The educators are not only responsible for the academic achievement of their students, but are also caregivers, who provide nurturing, positive relationships to the students. Educators need to engage students fully in the learning process (Parsons and Taylor 2011). The curriculum should emphasize on relevance of the learning to the students. Activity-based learning is often project-based and/or performance-based giving purpose to the work of the students.

To help children with life skills schools should believe in a “growth mindset”. When the school inculcates this as a practice child start to enjoy learning. They understand that progress takes time and they keep trying until they succeed. This helps them achieve success in any area as they grow. The students don’t hesitate to ask for help, they are ready to put efforts and love taking new challenges. The children are no more afraid of failures and view mistakes as opportunities.

Students, as individuals and global citizens, are required to make decisions, and increasingly, the types of issues they face demand an ability to apply scientific processes and products. The decision-making process involves identifying the issue, gathering data, generating possible courses of action, evaluating alternatives, and making a thoughtful decision based on the information available. Students should be actively involved in decision-making situations as they progress through their education.

Confidence in speaking, discussion, debate, writing, and problem solving provide a good start to providing a foundation for acquiring the skills. Students become independent in their own learning, where teachers assume the role of facilitators, guiding them through their learning process.

Emphasis should be on the relevance of the learning to the students. Activity-based learning is often project-based and/or performance-based giving purpose to the work of the students. The curriculum should be based on making connections, constructing knowledge by building on prior knowledge and involving students in meaningful tasks that relate to real life. By involving children in projects, they are practising their organizational, collaborative and time management skills.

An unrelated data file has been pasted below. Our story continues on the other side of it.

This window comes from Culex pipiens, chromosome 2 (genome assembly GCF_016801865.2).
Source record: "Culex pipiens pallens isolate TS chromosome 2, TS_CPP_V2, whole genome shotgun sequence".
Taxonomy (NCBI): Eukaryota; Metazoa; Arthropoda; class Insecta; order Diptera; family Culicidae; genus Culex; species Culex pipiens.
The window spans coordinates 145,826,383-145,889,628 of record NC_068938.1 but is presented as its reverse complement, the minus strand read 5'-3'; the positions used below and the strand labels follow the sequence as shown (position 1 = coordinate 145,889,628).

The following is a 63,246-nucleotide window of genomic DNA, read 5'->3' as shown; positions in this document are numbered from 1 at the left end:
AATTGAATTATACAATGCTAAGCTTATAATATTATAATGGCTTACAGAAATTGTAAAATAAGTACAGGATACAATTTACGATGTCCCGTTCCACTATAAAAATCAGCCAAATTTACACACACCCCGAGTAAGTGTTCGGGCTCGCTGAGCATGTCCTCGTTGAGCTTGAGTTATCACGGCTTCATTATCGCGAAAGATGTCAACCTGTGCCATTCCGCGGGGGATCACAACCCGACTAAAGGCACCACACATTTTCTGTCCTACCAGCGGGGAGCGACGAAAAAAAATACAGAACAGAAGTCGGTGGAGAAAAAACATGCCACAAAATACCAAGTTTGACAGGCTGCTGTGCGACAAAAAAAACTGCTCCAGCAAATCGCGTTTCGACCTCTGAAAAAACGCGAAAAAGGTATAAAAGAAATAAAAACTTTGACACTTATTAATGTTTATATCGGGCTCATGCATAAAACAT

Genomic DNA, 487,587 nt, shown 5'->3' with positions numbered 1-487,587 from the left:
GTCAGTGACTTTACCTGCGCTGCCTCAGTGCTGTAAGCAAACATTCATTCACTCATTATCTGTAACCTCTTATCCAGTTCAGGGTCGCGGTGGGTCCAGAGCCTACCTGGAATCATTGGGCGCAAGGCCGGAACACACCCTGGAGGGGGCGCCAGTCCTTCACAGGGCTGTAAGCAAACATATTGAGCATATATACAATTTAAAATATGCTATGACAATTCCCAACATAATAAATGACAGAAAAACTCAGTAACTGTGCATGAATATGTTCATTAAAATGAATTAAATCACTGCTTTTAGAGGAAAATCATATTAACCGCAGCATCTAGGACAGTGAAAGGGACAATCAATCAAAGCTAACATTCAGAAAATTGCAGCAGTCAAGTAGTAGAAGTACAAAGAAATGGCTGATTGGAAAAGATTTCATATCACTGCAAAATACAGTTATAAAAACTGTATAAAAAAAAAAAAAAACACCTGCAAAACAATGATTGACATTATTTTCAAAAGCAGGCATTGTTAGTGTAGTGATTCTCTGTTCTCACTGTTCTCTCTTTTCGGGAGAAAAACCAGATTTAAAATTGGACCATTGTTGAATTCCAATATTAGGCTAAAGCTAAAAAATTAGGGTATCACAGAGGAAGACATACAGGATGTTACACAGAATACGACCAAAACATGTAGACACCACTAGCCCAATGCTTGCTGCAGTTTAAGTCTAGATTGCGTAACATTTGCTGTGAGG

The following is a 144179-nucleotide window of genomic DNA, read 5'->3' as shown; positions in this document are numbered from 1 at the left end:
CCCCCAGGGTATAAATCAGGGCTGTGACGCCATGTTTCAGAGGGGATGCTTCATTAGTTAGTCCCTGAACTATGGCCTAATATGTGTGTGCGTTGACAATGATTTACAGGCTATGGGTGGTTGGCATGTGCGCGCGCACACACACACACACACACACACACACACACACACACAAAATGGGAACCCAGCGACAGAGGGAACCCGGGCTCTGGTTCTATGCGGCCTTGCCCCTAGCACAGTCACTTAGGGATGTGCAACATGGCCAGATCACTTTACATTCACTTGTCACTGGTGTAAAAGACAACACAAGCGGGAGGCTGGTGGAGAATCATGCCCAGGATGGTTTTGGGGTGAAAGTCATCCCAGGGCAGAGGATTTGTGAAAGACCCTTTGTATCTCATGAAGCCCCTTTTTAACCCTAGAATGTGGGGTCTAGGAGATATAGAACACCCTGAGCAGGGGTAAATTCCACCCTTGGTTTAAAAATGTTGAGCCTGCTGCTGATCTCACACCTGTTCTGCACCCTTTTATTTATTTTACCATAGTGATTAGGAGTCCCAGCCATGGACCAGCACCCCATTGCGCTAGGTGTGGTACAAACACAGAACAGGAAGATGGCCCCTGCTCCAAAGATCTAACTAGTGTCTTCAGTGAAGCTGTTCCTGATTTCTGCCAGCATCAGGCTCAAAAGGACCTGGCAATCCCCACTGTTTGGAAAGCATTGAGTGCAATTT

The primary hope of education is that the learner will acquire knowledge, understand what has been acquired and make informed decisions in the application of that knowledge to solve problems. The process necessitates thinking. Thinking is the contextual connection between the relevant pieces of knowledge; thinking connects the dots. With reading and writing, if the learner is unable to make connections between the content and their life, the content loses meaning.

Questions are the root cause for a lot of innovations of the twentieth century. According to Berger, questions are a method of survival, not just fanciful innovation. Berger & Johnston argue that ambiguity breeds “a certain level of productive chaos”. They also stress that our world is going to get more ambiguous in the coming years. As open-ended questions and situations require innovative problem-solving strategies, a little bit of ambiguity can make for a more thoughtful environment in which t work. Schools should provide an environment where students can develop the ability to see relationships between subjects, content and skills as well as between school and life outside of the classroom.

It is very important for children to be prepared for ever-changing future. In today’s world things are changing at a very fast pace. To be able to adapt to new situations, work collaboratively, think out of the box, use failures as learning milestones are important skills the learners should have to succeed in future.